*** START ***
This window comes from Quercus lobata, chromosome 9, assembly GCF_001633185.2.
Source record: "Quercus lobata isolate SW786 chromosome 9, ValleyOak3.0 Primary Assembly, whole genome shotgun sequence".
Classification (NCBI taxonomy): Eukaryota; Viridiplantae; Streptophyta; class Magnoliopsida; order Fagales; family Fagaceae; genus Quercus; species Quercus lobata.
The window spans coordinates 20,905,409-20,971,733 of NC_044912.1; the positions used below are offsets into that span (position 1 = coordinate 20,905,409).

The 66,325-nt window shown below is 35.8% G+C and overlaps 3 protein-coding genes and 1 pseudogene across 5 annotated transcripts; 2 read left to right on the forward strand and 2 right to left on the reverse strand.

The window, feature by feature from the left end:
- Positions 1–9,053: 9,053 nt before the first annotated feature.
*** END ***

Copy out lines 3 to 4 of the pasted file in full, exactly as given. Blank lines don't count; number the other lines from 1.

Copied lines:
Classification (NCBI taxonomy): Eukaryota; Viridiplantae; Streptophyta; class Magnoliopsida; order Fagales; family Fagaceae; genus Quercus; species Quercus lobata.
The window spans coordinates 20,905,409-20,971,733 of NC_044912.1; the positions used below are offsets into that span (position 1 = coordinate 20,905,409).